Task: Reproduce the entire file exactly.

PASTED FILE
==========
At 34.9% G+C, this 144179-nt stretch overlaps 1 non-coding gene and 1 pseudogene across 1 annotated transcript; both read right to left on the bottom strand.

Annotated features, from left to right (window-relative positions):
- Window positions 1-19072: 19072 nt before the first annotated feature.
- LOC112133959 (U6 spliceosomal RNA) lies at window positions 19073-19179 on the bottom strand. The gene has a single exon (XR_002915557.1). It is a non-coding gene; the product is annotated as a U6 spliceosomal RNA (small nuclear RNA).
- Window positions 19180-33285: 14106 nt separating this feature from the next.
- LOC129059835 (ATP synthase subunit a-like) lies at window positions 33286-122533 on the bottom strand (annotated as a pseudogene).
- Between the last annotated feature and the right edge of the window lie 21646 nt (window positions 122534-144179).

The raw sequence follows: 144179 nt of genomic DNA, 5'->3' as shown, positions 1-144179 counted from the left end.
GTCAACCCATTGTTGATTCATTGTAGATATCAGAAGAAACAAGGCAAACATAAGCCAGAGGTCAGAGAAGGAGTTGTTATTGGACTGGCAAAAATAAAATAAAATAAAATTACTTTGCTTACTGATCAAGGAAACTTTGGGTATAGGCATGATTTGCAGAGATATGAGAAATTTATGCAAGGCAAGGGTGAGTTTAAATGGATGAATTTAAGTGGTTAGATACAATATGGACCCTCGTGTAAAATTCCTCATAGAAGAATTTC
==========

At 34.9% G+C, this 144179-nt stretch overlaps 1 non-coding gene and 1 pseudogene across 1 annotated transcript; both read right to left on the bottom strand.

Annotated features, from left to right (window-relative positions):
- Window positions 1-19072: 19072 nt before the first annotated feature.
- LOC112133959 (U6 spliceosomal RNA) lies at window positions 19073-19179 on the bottom strand. The gene has a single exon (XR_002915557.1). It is a non-coding gene; the product is annotated as a U6 spliceosomal RNA (small nuclear RNA).
- Window positions 19180-33285: 14106 nt separating this feature from the next.
- LOC129059835 (ATP synthase subunit a-like) lies at window positions 33286-122533 on the bottom strand (annotated as a pseudogene).
- Between the last annotated feature and the right edge of the window lie 21646 nt (window positions 122534-144179).

The raw sequence follows: 144179 nt of genomic DNA, 5'->3' as shown, positions 1-144179 counted from the left end.
GTCAACCCATTGTTGATTCATTGTAGATATCAGAAGAAACAAGGCAAACATAAGCCAGAGGTCAGAGAAGGAGTTGTTATTGGACTGGCAAAAATAAAATAAAATAAAATTACTTTGCTTACTGATCAAGGAAACTTTGGGTATAGGCATGATTTGCAGAGATATGAGAAATTTATGCAAGGCAAGGGTGAGTTTAAATGGATGAATTTAAGTGGTTAGATACAATATGGACCCTCGTGTAAAATTCCTCATAGAAGAATTTC